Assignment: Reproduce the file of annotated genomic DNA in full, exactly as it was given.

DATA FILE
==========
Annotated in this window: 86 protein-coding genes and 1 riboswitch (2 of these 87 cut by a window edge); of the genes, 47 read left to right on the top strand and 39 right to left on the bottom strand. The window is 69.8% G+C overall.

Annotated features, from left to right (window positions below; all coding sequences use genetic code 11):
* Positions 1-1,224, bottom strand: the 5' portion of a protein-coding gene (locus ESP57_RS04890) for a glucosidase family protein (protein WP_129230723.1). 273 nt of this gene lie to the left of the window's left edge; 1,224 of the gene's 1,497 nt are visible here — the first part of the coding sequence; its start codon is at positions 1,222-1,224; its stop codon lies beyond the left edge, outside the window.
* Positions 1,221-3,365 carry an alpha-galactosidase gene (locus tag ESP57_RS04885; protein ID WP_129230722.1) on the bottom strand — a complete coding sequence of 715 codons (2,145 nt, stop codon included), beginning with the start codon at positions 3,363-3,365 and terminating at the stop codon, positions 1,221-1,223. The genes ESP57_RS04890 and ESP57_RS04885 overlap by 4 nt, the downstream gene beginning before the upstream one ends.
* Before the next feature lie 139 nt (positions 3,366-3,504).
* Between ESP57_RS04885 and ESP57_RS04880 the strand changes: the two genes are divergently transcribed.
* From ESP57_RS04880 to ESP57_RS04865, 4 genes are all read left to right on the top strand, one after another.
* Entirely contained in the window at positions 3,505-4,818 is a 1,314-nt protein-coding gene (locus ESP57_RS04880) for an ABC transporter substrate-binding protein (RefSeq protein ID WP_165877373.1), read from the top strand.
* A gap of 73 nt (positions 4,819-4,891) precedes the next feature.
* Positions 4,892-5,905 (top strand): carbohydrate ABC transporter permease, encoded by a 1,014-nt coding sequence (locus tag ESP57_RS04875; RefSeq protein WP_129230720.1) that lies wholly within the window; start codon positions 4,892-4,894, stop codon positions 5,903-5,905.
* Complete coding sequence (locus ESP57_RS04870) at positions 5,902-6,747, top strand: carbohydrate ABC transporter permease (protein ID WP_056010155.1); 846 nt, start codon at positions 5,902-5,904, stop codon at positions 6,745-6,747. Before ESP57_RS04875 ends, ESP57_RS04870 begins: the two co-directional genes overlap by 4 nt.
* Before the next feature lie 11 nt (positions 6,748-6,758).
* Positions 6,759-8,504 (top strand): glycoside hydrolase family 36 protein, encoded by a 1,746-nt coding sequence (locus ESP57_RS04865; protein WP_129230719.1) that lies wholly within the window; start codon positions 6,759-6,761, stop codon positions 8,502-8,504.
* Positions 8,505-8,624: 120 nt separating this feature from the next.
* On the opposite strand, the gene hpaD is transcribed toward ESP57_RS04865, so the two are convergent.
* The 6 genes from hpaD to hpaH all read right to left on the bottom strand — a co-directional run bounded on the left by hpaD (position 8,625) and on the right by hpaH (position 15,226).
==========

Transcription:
Annotated in this window: 86 protein-coding genes and 1 riboswitch (2 of these 87 cut by a window edge); of the genes, 47 read left to right on the top strand and 39 right to left on the bottom strand. The window is 69.8% G+C overall.

Annotated features, from left to right (window positions below; all coding sequences use genetic code 11):
* Positions 1-1,224, bottom strand: the 5' portion of a protein-coding gene (locus ESP57_RS04890) for a glucosidase family protein (protein WP_129230723.1). 273 nt of this gene lie to the left of the window's left edge; 1,224 of the gene's 1,497 nt are visible here — the first part of the coding sequence; its start codon is at positions 1,222-1,224; its stop codon lies beyond the left edge, outside the window.
* Positions 1,221-3,365 carry an alpha-galactosidase gene (locus tag ESP57_RS04885; protein ID WP_129230722.1) on the bottom strand — a complete coding sequence of 715 codons (2,145 nt, stop codon included), beginning with the start codon at positions 3,363-3,365 and terminating at the stop codon, positions 1,221-1,223. The genes ESP57_RS04890 and ESP57_RS04885 overlap by 4 nt, the downstream gene beginning before the upstream one ends.
* Before the next feature lie 139 nt (positions 3,366-3,504).
* Between ESP57_RS04885 and ESP57_RS04880 the strand changes: the two genes are divergently transcribed.
* From ESP57_RS04880 to ESP57_RS04865, 4 genes are all read left to right on the top strand, one after another.
* Entirely contained in the window at positions 3,505-4,818 is a 1,314-nt protein-coding gene (locus ESP57_RS04880) for an ABC transporter substrate-binding protein (RefSeq protein ID WP_165877373.1), read from the top strand.
* A gap of 73 nt (positions 4,819-4,891) precedes the next feature.
* Positions 4,892-5,905 (top strand): carbohydrate ABC transporter permease, encoded by a 1,014-nt coding sequence (locus tag ESP57_RS04875; RefSeq protein WP_129230720.1) that lies wholly within the window; start codon positions 4,892-4,894, stop codon positions 5,903-5,905.
* Complete coding sequence (locus ESP57_RS04870) at positions 5,902-6,747, top strand: carbohydrate ABC transporter permease (protein ID WP_056010155.1); 846 nt, start codon at positions 5,902-5,904, stop codon at positions 6,745-6,747. Before ESP57_RS04875 ends, ESP57_RS04870 begins: the two co-directional genes overlap by 4 nt.
* Before the next feature lie 11 nt (positions 6,748-6,758).
* Positions 6,759-8,504 (top strand): glycoside hydrolase family 36 protein, encoded by a 1,746-nt coding sequence (locus ESP57_RS04865; protein WP_129230719.1) that lies wholly within the window; start codon positions 6,759-6,761, stop codon positions 8,502-8,504.
* Positions 8,505-8,624: 120 nt separating this feature from the next.
* On the opposite strand, the gene hpaD is transcribed toward ESP57_RS04865, so the two are convergent.
* The 6 genes from hpaD to hpaH all read right to left on the bottom strand — a co-directional run bounded on the left by hpaD (position 8,625) and on the right by hpaH (position 15,226).